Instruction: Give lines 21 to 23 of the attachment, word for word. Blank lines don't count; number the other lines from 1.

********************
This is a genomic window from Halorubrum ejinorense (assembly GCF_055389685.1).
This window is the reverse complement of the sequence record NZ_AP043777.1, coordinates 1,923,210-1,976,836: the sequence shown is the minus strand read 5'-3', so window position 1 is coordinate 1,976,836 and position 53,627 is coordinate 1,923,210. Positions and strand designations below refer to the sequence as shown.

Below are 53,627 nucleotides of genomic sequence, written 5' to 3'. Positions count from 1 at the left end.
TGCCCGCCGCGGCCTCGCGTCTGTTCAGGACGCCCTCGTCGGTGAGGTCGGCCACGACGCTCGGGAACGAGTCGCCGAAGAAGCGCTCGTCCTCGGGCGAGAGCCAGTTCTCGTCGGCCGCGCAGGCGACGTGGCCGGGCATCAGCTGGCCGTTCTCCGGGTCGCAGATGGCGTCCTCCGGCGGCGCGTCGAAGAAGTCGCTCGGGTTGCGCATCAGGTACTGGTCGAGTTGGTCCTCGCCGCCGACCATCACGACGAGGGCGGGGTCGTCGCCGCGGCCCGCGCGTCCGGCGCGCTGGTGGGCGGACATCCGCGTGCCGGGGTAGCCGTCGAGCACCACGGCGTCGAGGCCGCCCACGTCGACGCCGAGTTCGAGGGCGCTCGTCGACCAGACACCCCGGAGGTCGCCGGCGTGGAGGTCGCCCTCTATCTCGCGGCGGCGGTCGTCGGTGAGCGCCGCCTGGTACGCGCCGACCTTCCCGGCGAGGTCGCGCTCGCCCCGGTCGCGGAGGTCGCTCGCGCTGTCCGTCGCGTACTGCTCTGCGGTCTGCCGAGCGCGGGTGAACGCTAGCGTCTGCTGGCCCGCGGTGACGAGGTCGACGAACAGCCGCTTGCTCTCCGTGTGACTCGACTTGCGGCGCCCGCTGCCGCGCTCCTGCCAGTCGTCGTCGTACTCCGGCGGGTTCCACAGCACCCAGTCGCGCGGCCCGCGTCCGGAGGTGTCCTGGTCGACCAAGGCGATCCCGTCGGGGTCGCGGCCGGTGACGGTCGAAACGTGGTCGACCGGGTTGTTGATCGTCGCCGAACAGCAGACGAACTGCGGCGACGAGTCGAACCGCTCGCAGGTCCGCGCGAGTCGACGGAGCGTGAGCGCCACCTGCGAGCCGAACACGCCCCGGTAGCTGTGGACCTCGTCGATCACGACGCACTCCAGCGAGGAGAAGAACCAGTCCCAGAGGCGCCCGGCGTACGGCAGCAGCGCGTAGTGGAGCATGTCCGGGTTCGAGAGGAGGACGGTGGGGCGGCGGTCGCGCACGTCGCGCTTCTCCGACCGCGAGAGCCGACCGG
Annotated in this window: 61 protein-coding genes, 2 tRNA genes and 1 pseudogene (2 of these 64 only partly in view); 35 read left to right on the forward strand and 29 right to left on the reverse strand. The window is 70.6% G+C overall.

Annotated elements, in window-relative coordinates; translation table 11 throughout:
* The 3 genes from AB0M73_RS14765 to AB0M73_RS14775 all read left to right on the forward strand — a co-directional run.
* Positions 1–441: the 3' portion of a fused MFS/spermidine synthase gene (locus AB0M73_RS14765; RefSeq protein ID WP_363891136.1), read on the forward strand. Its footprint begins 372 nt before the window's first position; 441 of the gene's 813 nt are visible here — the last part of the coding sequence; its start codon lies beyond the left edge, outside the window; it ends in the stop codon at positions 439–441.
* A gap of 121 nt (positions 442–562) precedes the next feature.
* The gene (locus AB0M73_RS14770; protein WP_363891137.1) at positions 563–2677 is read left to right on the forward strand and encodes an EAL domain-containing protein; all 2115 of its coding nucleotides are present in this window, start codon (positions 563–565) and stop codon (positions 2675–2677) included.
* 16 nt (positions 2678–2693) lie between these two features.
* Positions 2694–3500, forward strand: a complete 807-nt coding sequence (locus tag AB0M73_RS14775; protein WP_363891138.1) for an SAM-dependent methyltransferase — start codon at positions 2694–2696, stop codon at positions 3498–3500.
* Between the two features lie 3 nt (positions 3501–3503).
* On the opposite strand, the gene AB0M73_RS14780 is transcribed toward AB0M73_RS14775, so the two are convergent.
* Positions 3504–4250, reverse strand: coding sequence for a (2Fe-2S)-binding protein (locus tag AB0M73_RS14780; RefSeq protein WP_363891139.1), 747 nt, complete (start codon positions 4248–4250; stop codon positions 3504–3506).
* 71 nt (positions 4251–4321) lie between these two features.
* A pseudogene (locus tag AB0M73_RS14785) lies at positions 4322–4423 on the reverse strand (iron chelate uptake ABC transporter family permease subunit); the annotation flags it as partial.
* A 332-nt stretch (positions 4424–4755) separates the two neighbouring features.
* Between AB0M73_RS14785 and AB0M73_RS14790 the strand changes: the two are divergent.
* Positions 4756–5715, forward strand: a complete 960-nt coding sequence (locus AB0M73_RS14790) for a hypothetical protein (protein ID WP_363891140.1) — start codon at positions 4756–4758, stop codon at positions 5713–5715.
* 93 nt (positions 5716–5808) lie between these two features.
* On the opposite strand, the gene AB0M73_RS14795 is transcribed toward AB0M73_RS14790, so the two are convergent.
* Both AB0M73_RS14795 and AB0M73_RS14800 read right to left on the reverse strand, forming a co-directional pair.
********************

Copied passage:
* 93 nt (positions 5716–5808) lie between these two features.
* On the opposite strand, the gene AB0M73_RS14795 is transcribed toward AB0M73_RS14790, so the two are convergent.
* Both AB0M73_RS14795 and AB0M73_RS14800 read right to left on the reverse strand, forming a co-directional pair.